Officials Say No Risk of Blackout From Lava Breach at Hawaii Geothermal Plant

Officials with Hawaii Electric Light (HEL) on May 23 said the Puna Geothermal Venture power plant is secure, and that even if lava from the Kilauea eruption damages or destroys the facility, there is no danger of a blackout on the island because older, diesel-fueled plants have been brought online to provide electricity.

HEL officials said that if lava does breach the power plant, the danger of a release of toxic gas is “very low.” The 11 wells at the geothermal plant, which supplies about a quarter of the island of Hawaii’s power, have been plugged, although officials said they are unsure of what would happen if lava makes contact with the wells. The utility provides updates on the situation here.

Tom Travis, an administrator with the Hawaii Emergency Management Agency, at a May 22 news conference said “the well field is as safe as we can get the well field. The probability of anything happening if the lava enters the well field is very, very low.” Travis said citizens “should feel pretty comfortable that there should be no untoward events from Puna Geothermal Venture. Assuming that the lava doesn’t change its pattern or its flow. Each time it changes we have to re-evaluate and look at other issues.”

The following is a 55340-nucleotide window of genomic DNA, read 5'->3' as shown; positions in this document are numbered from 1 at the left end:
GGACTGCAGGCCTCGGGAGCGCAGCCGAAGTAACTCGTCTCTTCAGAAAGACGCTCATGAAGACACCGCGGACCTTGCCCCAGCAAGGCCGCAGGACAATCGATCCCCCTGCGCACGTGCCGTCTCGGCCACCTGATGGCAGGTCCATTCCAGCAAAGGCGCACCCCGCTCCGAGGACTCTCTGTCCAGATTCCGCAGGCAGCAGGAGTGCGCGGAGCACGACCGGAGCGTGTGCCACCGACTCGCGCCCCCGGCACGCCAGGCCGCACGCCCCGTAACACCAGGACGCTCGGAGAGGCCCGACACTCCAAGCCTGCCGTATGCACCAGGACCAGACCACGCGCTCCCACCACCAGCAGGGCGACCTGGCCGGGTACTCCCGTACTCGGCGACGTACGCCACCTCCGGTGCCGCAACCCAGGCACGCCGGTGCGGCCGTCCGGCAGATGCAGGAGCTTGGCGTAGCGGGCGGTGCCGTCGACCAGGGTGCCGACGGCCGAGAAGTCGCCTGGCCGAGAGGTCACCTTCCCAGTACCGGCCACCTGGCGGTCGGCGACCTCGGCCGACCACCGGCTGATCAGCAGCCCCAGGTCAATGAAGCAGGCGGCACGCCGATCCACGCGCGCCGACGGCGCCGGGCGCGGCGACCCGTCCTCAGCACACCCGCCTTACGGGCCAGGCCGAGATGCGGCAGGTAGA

Hawaii Governor David Ige has said wells at the facility “are stable.” County of Hawaii Civil Defense in a statement said “Fissures near Puna Geothermal Venture are active and producing lava slowly flowing onto the property. This activity has destroyed the former Hawaii Geothermal Project site,” it said, referring to a warehouse on the property.

Puna Geothermal is owned by Nevada-based Ormat Technologies. The plant was shut down soon  after Kilauea erupted and spewed lava on May 3. The geothermal plant uses heat and steam from the earth’s core to spin turbines that generate power. Pentane, a flammable gas, is used as part of the power generation process. Officials earlier this month removed 50,000 gallons of pentane from the plant to reduce the possibility of explosions.

Darrell Proctor is a POWER associate editor (@DarrellProctor1, @POWERmagazine).